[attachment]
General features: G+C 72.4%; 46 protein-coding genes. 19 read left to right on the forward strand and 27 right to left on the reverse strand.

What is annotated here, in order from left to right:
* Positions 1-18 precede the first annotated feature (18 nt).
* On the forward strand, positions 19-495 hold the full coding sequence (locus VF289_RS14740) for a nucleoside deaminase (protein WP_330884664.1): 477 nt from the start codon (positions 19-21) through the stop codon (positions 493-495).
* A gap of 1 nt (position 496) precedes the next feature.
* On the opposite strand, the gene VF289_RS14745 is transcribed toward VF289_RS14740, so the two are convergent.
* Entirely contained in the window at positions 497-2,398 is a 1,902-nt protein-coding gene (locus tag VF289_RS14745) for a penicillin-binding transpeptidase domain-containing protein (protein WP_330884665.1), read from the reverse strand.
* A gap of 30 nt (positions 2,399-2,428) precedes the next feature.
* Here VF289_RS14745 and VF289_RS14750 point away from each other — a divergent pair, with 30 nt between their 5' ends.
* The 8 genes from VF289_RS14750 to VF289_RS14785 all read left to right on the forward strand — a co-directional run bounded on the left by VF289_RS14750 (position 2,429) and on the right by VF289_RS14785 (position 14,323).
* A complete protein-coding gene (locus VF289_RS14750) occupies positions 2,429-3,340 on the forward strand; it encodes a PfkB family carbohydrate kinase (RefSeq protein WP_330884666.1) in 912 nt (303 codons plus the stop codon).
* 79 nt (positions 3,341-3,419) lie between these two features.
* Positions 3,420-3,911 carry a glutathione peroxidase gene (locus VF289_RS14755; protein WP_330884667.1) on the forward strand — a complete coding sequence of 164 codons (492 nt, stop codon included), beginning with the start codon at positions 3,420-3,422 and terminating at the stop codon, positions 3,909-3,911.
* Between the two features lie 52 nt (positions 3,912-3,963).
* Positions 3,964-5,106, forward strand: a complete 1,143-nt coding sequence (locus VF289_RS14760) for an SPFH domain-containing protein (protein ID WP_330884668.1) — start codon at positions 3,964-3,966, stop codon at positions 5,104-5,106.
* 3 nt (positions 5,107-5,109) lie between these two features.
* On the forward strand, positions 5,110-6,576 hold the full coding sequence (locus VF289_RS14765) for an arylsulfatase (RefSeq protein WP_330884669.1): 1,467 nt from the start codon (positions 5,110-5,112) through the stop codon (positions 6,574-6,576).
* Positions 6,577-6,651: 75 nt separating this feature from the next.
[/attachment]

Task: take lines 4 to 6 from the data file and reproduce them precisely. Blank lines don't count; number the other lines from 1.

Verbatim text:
* On the forward strand, positions 19-495 hold the full coding sequence (locus VF289_RS14740) for a nucleoside deaminase (protein WP_330884664.1): 477 nt from the start codon (positions 19-21) through the stop codon (positions 493-495).
* A gap of 1 nt (position 496) precedes the next feature.
* On the opposite strand, the gene VF289_RS14745 is transcribed toward VF289_RS14740, so the two are convergent.